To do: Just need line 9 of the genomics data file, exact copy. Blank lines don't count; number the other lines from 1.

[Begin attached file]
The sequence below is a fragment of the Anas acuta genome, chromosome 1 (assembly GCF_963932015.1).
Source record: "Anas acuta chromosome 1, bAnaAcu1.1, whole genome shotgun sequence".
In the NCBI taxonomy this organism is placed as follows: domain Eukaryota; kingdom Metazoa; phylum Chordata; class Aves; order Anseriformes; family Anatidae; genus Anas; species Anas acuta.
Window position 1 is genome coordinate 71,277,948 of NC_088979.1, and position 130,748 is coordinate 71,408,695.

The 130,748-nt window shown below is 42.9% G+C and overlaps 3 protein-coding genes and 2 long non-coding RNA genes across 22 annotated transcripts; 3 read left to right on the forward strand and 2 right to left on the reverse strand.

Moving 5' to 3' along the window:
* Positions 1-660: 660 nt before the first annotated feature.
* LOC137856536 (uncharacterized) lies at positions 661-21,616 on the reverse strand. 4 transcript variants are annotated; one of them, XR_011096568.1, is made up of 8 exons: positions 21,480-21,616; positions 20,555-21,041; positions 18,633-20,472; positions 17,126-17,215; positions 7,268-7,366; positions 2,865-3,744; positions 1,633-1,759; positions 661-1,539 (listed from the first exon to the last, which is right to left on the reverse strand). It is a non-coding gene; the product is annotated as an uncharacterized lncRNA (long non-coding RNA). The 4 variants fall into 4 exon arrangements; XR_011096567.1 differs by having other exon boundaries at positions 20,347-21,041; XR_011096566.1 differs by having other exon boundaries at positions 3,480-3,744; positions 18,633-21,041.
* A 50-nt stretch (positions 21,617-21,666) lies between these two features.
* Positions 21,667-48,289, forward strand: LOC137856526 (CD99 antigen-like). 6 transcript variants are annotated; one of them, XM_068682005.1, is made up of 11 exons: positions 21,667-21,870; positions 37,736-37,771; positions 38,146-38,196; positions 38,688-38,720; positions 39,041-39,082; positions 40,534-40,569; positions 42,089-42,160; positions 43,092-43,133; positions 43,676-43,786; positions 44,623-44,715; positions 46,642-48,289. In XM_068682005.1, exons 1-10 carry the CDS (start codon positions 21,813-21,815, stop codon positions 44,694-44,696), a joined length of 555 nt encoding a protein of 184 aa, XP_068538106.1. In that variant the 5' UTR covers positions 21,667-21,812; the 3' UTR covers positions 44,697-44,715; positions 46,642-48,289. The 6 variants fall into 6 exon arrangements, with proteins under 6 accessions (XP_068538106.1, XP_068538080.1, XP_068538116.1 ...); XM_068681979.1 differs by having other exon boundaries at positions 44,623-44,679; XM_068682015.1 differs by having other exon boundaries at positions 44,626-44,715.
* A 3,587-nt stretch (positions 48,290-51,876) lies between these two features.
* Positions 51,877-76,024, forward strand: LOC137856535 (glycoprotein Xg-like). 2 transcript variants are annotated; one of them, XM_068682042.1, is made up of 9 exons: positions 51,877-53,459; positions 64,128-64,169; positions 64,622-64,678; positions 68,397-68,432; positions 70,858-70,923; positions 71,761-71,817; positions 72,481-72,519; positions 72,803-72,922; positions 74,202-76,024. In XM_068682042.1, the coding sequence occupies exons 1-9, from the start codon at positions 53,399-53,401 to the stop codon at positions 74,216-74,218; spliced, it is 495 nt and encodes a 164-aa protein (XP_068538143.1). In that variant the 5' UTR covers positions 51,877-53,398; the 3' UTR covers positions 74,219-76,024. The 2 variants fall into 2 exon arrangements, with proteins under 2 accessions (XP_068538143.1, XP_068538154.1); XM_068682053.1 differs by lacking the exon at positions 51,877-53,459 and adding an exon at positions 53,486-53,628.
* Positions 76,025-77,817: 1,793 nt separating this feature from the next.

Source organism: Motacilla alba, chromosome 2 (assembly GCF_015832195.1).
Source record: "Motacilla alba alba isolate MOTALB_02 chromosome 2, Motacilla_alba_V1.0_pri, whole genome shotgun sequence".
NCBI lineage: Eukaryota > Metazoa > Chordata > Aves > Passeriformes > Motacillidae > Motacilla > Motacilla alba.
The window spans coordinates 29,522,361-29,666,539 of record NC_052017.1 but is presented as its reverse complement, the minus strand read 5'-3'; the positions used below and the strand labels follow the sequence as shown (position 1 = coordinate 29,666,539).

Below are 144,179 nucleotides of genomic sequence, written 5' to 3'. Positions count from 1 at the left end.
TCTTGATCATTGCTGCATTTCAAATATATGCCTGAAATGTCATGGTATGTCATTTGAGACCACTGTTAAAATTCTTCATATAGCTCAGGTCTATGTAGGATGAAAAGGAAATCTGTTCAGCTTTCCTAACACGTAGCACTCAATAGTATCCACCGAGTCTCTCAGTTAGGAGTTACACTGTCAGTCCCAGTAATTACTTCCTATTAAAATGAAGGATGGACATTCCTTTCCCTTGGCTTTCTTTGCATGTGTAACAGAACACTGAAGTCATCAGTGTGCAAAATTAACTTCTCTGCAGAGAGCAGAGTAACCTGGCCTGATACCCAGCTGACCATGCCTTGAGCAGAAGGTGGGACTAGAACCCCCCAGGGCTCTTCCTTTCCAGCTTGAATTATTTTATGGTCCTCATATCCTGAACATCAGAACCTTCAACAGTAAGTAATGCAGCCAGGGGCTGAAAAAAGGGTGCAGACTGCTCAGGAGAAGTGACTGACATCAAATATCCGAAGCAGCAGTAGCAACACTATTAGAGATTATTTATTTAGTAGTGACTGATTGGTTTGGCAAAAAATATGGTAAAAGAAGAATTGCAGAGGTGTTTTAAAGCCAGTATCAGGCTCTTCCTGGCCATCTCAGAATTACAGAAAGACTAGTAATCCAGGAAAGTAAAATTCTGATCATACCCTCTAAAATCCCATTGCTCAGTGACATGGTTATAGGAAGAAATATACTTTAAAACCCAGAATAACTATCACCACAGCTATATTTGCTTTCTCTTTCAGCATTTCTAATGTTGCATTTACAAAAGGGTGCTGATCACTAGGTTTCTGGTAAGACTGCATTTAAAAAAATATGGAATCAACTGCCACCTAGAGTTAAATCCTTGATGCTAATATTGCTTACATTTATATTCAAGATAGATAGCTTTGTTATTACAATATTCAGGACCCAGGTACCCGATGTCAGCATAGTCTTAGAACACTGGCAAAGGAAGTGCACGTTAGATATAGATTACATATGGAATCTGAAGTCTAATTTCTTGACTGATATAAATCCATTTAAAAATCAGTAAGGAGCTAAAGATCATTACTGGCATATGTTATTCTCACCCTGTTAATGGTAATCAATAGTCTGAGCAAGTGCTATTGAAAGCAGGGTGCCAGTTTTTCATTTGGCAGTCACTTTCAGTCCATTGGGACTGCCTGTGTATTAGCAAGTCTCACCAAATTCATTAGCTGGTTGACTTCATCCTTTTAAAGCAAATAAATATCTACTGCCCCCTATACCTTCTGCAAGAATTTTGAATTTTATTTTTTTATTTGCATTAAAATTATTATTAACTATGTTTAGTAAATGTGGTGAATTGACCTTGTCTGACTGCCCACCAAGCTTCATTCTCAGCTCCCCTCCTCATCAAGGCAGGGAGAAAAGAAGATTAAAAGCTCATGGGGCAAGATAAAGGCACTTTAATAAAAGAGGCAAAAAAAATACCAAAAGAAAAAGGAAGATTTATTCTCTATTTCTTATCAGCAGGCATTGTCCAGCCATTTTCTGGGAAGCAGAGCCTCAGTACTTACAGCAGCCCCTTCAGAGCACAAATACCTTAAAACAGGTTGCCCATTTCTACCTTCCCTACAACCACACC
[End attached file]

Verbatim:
* A 50-nt stretch (positions 21,617-21,666) lies between these two features.